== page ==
Iraqi President Salih, who spoke before Francis at the palace, told the pope that his decision to come to Iraq despite calls to postpone the visit because of the pandemic and security concerns had "doubled" its effect.
"While you are amongst us in Iraq as a kind and welcome guest, we are living through a historic opportunity to reaffirm the values of love, living together, welcoming one another and supporting diversity," the president told the pope.
Francis told Salih and the other politicians that he had come to the country "as a pilgrim" to encourage its Christians "in their witness of faith, hope and love in the midst of Iraqi society."
The pope did not refer to ISIS by name, but mentioned the "scourge of terrorism" and "fundamentalism incapable of accepting the peaceful coexistence of different ethnic and religious groups."
Francis did however mention one of Iraq's ethnic minorities specifically by name: the Yazidis, who were subject to what the UN has termed a genocide under ISIS. The pope called them "innocent victims of senseless and brutal atrocities."
Officials with Jesuit Refugee Service had expressed hope ahead of the pope's landing that he might specifically draw attention to the plight of the Yazidis. Ryan Birjoo, a communications officer with JRS, had told NCR it would be a "beautiful gesture" for the group, which he said still faces "dire hardship."
In brief remarks to journalists aboard the papal flight to Baghdad, Francis said he was happy to restart his trips abroad after the 15-month pandemic hiatus and felt he had a "duty" to go to Iraq, which he called a "martyred land."
Although Francis came to the back of the plane as usual to greet the journalists one-by-one, he did not shake hands and wore a mask the entire time. With the pontiff, his entourage and the journalists all vaccinated, Italy's Corriere della Sera newspaper speculated that the papal flight may have been the first in world history to carry only COVID-vaccinated passengers.
The pope is to continue his visit in Iraq March 6 by traveling first to Najaf, a holy city for Shia Muslims about 100 miles south of Baghdad. While there, the pontiff is scheduled to take part in a first-of-its-kind encounter with Grand Ayatollah Ali al-Sistani, one of the world's most influential Shiite Muslim clerics.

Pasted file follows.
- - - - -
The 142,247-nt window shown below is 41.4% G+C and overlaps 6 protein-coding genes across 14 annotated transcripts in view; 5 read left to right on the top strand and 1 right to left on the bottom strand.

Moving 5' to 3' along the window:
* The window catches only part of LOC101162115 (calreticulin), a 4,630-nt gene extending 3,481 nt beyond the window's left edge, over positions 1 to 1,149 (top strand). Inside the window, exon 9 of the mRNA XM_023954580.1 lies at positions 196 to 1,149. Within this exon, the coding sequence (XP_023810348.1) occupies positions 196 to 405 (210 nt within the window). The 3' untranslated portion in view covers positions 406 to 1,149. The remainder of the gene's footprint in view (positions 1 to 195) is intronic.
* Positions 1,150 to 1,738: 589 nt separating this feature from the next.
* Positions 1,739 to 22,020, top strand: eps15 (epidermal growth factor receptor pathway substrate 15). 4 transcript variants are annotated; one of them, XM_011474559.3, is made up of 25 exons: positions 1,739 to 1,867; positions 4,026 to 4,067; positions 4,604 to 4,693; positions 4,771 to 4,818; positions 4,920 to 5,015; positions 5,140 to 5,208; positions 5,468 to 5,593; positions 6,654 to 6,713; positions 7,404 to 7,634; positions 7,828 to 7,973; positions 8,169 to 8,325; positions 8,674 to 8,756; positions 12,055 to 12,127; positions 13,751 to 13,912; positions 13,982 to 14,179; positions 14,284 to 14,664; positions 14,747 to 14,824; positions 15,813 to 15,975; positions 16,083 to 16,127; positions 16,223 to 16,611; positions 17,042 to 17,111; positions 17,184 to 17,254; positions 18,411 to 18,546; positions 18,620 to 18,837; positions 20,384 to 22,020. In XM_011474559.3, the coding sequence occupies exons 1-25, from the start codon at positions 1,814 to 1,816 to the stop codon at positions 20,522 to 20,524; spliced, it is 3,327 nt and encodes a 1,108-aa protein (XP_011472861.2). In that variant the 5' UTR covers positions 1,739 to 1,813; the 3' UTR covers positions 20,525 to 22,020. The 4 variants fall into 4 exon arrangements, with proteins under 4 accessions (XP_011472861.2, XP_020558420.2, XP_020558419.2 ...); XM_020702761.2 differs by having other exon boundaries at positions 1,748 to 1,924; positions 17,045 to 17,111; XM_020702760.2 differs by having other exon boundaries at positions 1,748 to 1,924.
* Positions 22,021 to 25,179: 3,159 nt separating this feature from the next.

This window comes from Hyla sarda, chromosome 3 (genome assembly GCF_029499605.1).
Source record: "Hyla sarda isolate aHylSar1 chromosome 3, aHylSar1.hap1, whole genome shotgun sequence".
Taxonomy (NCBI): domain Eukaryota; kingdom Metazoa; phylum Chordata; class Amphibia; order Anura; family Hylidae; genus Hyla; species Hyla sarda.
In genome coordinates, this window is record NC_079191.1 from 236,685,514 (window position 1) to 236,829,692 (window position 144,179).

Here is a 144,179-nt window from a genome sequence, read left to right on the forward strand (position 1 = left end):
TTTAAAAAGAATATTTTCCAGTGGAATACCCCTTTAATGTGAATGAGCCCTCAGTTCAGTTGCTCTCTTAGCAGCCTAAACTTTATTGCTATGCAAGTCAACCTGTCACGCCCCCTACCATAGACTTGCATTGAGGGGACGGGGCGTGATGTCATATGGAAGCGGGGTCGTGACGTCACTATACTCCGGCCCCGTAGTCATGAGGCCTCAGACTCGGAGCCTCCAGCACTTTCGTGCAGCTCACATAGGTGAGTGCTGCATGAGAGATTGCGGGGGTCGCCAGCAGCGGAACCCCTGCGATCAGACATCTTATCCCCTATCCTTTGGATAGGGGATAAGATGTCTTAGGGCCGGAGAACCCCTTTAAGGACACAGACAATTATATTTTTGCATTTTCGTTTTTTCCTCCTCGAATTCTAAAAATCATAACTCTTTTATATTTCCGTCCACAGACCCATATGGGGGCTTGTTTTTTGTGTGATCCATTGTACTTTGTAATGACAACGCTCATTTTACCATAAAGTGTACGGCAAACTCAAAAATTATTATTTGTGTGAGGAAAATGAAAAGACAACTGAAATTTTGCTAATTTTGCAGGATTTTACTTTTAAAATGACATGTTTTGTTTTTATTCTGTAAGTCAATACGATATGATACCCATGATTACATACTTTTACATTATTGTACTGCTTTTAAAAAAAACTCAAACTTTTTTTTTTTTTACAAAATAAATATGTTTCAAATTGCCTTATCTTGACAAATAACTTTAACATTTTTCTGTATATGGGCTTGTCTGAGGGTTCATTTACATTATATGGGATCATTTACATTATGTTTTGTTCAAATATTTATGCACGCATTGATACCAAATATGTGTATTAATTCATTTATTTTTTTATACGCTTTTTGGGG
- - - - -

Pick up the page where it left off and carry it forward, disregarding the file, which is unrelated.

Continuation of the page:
Francis will then head further south for a visit to the ruins of the ancient city of Ur for an inter-religious meeting. Ur is thought to be the birthplace of Abraham, the biblical figure who is considered the father of Judaism, Christianity and Islam.
On March 7, the focus will shift again to Iraqi Christians, who belong to a range of rites and traditions and include Syriac, Assyrian, Chaldean, Armenian and Melkite communities. Francis will head north to Mosul and Qaraqosh, cities that have historically had significant Christian communities but were decimated under ISIS control from 2014 to 2017.
While Christians once numbered about 1.5 million in a total Iraqi population of about 39 million, their numbers have diminished sharply in the years since the 2003 invasion and are estimated now to number in the hundreds of thousands.
After speaking with the Iraqi political authorities March 5, Francis ended his first day in Baghdad with a visit to the Syro-Catholic Cathedral of Our Lady of Salvation, which was the site of a brutal attack by ISIS fighters in 2010. The fighters walked into a Sunday evening Mass, opened fire and killed at least 48 people.
The pope told Iraqi bishops, priests, and religious gathered inside the sanctuary that he hoped the attack would serve "as a powerful reminder that inciting war, hateful attitudes, violence or the shedding of blood are incompatible with authentic religious teachings."
Francis also mentioned the various rites and communities of Iraqi Christians, saying their variety made him think of tapestry with "so many individually colored threads that woven together make up a single beautiful carpet."
Cardinal Louis Sako, the head of Iraq’s Chaldean Catholic Patriarchate of Babylon, told journalists at the cathedral that the pope’s visit there had been "unforgettable."
"I think that Iraq after this visit will not be the same as it was before," said Sako.